Thursday, January 15, 2009

Gov Bailout

Today the Senate gave the OK to release the bailout funds as requested by Barrack Obama two days ago.
Looks like the Senate are on Barracks side already.

But the question remains the same; even after a $350 Billion dollar pay out nothing has changed in the housing market, so where is the money going.

Banks are being told repeatedly to ' start lending' but up until now still nothing, in fact it seems harder than ever to get a loan even for people who have money.

We recently had a client who was buying a $2.9 mil dollar home with a credit score of 825 and a down payment of $1 mil and the loan was declined.

PMI companies are hemorrhaging and no longer want to insure mortgage loans.
Mean while lenders are not doing themselves any favors by refusing to do short sales ( where a lender takes less than what is owed to satisfy the mortgage) and taking houses to foreclosure sale.
This makes no sense at all. firstly it costs the lender/investor over 70-80k to do a foreclosure, then when it goes to the sale they need to foreclose on the amount that is owed.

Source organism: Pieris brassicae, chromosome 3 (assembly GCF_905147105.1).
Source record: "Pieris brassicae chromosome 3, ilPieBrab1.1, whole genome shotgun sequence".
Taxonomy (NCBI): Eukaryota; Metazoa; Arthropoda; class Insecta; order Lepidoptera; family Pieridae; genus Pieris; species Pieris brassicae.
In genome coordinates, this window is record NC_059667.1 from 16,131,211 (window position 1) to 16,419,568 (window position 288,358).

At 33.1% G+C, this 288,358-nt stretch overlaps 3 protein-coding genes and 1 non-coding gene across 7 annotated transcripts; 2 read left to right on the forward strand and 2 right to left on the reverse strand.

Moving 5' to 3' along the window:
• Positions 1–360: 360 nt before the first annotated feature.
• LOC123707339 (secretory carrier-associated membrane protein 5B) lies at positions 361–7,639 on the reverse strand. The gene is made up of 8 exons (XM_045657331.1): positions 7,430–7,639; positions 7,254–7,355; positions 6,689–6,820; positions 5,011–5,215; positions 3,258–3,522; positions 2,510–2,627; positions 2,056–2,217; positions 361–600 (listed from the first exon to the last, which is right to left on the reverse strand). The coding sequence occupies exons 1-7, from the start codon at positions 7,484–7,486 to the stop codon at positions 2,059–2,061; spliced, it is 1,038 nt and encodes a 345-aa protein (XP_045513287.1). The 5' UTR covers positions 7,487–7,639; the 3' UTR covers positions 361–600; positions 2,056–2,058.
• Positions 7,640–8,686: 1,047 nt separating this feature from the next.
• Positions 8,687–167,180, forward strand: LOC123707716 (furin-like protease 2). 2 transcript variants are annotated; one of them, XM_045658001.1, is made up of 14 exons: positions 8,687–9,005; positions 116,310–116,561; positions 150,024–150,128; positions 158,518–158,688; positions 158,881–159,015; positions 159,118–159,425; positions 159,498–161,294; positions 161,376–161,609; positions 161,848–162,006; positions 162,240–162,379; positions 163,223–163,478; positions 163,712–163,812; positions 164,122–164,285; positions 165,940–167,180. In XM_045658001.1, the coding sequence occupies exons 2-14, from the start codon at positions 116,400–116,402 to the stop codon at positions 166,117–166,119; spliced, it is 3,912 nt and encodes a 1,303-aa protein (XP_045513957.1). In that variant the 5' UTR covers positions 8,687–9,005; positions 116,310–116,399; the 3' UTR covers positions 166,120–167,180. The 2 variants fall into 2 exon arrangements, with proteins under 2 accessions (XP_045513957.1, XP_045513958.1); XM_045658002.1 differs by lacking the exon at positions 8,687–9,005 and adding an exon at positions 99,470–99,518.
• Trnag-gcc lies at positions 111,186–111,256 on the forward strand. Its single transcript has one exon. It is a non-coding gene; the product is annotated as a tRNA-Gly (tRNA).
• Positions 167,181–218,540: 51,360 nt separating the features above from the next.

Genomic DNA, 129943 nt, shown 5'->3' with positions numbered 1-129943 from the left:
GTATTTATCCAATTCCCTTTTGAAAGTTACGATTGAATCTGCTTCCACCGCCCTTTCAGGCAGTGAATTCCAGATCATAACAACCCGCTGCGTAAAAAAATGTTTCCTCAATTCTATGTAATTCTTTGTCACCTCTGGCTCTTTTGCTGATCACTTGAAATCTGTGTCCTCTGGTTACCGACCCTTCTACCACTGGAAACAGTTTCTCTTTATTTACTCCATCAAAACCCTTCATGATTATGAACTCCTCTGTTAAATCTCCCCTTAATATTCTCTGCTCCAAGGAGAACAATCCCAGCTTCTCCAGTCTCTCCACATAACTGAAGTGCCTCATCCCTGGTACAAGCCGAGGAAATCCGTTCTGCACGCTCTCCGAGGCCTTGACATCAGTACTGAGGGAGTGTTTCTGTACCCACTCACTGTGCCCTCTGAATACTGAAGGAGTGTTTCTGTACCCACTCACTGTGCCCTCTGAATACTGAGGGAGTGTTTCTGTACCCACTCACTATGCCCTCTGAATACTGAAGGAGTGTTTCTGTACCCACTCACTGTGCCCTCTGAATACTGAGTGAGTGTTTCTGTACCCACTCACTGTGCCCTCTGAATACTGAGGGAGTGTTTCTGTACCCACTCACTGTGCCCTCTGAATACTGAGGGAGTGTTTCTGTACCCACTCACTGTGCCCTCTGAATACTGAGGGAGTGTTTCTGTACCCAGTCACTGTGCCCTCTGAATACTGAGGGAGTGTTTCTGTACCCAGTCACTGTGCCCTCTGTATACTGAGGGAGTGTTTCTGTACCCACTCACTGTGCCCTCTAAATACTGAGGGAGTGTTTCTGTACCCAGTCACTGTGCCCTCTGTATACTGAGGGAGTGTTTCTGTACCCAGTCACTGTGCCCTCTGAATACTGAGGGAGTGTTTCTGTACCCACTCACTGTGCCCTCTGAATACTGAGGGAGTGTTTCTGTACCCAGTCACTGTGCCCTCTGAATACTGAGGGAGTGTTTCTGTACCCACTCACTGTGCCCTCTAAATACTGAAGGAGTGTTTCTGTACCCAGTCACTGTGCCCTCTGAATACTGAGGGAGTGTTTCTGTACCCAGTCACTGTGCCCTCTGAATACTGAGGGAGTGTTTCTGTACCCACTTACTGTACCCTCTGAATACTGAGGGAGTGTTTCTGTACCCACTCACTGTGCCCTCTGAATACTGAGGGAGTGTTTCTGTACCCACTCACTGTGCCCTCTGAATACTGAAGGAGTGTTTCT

i.e If the lender is owed $400k for a property but the real value now is only $280k the lender must foreclose on the $400, which doesn't make sense since there will be no third party bidders willing to pay $400k for a house that is worth $280k.
So the lender takes the house back into REO ( real estate owned) and they try to sell it on the open market
this is where the lenders need their heads looked at. The short sale offer would probably be in the region of $260-$270k.
They could have saved themselves the hassle of foreclosure, stopped the bleeding on the loss and prevented the homeowner having a foreclosure on their credit.
Now they have an over leveraged property that no one wants, the homeowner is homeless and credit destroyed, and they have still lost money.
And the painful thing is they will try and sell it at the $260-$280k level... where is the sense.

If the 'People' are bailing out these banks they need to be held accountable and foreclosing properties when there is an alternative is no longer acceptable.

We need a body to over see the banks are making the right decisions for everyone and not themselves as usual.

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